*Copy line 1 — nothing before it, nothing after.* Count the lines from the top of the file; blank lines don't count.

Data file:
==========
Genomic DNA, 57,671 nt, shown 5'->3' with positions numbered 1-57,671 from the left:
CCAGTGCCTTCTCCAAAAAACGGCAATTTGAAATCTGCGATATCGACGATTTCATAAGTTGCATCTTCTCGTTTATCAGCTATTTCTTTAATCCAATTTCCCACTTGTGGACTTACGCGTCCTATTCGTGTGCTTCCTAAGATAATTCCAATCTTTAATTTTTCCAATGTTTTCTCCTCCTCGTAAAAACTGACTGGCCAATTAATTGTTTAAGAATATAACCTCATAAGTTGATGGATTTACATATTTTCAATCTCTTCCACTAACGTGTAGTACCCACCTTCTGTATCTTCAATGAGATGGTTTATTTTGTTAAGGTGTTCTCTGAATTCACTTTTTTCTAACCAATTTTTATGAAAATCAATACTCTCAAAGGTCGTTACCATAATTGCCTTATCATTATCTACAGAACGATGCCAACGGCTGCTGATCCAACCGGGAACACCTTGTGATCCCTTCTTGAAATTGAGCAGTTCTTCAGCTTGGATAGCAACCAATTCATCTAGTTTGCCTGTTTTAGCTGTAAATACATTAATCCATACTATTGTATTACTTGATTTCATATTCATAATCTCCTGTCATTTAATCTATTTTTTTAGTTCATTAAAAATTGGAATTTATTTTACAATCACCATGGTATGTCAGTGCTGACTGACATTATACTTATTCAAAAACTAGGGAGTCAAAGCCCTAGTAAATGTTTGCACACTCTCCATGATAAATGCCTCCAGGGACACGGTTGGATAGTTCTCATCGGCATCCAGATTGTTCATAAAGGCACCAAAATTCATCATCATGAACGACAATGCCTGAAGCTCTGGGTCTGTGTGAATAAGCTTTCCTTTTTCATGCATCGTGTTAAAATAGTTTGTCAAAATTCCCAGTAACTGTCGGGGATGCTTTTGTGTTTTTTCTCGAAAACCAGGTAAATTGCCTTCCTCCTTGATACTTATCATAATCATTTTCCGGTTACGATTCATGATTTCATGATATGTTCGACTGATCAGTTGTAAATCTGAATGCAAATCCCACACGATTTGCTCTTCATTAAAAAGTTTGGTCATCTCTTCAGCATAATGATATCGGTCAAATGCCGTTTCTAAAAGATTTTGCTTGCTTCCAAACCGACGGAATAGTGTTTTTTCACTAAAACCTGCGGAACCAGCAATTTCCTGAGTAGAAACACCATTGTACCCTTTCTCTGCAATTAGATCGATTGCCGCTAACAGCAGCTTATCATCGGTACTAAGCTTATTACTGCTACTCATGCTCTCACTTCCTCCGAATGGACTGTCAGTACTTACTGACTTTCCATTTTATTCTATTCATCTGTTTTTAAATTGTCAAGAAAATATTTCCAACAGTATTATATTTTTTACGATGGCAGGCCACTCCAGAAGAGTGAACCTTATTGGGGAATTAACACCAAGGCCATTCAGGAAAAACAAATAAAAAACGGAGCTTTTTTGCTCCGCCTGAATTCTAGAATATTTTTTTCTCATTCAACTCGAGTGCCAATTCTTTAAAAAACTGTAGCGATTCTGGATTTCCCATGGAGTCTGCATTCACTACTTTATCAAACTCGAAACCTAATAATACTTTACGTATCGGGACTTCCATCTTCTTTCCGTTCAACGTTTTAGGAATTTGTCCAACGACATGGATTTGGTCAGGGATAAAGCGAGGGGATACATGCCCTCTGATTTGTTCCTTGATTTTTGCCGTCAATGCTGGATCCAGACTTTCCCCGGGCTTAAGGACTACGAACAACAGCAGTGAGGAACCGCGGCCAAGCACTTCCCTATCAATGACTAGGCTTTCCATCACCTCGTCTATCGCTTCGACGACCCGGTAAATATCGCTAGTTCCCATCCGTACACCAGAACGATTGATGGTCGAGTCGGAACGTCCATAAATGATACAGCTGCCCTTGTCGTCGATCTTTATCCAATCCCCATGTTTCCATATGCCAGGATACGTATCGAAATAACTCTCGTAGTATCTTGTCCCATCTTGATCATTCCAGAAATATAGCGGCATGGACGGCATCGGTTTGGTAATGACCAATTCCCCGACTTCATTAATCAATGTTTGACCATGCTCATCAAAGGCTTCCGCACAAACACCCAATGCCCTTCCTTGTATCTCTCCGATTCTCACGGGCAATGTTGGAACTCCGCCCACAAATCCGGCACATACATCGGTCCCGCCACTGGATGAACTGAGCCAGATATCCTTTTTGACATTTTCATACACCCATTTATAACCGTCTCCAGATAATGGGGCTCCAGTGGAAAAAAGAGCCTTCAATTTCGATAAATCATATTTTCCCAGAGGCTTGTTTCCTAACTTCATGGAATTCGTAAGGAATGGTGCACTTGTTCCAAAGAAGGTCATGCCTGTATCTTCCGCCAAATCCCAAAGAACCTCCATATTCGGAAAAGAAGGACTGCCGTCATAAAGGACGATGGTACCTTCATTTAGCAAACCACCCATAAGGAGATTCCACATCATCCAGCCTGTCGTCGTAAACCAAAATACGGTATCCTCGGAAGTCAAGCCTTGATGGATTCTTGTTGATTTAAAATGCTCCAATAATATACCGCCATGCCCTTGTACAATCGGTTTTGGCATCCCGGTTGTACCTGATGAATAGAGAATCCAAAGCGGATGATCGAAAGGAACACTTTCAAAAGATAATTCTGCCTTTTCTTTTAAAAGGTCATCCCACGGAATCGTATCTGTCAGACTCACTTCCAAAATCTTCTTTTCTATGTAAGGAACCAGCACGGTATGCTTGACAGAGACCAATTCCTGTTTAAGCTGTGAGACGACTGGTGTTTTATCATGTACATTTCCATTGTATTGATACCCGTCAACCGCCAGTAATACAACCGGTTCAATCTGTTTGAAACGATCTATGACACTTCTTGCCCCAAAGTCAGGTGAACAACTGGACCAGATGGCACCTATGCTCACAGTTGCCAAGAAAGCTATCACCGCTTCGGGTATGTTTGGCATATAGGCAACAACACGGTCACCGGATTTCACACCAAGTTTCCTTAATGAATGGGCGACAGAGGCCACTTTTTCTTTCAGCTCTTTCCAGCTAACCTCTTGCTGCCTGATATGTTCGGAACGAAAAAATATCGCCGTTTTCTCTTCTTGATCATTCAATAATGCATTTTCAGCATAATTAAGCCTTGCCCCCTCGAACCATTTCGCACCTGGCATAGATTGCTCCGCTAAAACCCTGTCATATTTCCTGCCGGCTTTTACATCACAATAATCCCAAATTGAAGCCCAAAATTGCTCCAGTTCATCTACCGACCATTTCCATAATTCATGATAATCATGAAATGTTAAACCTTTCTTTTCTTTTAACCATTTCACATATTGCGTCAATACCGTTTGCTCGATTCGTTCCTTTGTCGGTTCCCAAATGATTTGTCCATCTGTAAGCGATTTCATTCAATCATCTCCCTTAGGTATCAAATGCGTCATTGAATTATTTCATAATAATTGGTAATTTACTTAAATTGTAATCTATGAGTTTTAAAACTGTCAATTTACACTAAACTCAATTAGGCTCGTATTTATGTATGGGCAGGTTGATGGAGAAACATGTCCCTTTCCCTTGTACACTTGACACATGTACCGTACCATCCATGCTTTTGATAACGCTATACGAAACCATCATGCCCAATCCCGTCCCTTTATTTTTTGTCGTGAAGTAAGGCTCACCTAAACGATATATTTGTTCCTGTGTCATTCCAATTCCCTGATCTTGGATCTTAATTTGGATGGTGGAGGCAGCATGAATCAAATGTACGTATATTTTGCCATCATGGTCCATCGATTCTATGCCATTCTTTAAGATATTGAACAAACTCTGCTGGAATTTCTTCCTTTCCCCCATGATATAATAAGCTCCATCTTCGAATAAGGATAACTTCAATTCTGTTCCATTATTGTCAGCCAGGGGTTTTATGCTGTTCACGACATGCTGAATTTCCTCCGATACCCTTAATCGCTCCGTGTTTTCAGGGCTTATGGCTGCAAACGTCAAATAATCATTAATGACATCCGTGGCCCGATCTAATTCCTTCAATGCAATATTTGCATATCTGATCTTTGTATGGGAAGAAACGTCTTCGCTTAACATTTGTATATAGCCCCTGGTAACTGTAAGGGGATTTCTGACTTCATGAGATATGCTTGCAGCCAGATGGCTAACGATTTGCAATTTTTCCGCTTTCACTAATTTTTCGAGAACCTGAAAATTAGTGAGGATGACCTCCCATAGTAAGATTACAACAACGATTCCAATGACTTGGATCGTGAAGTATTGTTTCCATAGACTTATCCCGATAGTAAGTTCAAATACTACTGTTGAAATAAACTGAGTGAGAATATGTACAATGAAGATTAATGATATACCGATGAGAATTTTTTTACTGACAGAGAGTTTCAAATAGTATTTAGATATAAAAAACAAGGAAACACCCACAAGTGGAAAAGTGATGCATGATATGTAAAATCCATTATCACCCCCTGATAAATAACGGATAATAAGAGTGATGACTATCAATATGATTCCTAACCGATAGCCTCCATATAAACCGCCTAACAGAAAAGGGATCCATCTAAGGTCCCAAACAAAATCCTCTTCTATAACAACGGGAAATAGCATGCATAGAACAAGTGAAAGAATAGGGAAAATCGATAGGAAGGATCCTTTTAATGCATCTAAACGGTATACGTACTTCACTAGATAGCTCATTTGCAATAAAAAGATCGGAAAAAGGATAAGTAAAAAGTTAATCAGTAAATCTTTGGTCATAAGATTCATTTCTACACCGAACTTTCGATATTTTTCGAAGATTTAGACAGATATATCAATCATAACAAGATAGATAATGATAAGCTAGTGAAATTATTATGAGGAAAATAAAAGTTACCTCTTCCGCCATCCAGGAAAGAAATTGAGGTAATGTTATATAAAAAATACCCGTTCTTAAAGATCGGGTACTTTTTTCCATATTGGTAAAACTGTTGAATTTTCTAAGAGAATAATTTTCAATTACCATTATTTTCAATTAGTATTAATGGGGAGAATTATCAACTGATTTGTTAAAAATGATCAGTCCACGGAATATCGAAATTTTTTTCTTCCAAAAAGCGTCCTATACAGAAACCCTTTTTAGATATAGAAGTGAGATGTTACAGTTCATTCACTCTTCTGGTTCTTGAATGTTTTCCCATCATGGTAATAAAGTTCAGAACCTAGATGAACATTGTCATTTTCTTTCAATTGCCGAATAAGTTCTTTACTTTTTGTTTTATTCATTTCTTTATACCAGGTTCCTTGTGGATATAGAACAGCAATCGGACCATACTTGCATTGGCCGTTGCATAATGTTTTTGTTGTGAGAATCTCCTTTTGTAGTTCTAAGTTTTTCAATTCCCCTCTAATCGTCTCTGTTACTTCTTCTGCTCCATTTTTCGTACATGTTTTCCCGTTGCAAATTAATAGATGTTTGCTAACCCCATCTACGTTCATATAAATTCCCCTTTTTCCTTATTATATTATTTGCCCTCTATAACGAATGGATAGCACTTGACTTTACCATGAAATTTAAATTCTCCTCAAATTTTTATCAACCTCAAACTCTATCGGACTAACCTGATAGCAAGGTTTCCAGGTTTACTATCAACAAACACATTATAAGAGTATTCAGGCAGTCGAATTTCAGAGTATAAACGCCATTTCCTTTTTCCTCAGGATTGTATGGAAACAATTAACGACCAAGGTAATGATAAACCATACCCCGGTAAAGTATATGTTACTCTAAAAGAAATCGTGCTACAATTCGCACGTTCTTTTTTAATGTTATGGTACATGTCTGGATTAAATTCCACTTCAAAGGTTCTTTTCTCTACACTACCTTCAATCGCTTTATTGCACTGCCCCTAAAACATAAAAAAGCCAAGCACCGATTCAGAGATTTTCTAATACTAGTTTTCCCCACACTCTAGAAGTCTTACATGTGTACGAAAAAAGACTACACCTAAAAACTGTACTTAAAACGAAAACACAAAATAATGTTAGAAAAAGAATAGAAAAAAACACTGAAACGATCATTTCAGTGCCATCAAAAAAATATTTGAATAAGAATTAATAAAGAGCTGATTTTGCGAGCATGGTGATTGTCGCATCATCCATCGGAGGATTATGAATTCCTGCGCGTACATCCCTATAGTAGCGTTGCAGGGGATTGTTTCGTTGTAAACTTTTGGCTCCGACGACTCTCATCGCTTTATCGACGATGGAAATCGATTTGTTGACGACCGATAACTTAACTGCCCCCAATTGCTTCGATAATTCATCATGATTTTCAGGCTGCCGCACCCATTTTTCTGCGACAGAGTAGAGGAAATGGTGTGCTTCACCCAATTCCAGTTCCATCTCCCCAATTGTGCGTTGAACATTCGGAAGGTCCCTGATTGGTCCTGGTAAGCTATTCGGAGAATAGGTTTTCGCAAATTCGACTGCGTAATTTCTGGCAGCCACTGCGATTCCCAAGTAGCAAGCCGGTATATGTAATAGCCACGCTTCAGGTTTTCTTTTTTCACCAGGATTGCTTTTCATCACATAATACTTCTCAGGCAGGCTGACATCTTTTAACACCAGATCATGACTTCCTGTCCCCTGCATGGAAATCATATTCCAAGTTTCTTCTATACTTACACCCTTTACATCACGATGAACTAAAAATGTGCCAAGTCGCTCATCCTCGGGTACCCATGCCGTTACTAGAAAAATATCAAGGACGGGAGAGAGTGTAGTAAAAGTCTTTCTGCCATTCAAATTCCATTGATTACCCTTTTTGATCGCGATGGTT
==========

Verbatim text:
Genomic DNA, 57,671 nt, shown 5'->3' with positions numbered 1-57,671 from the left: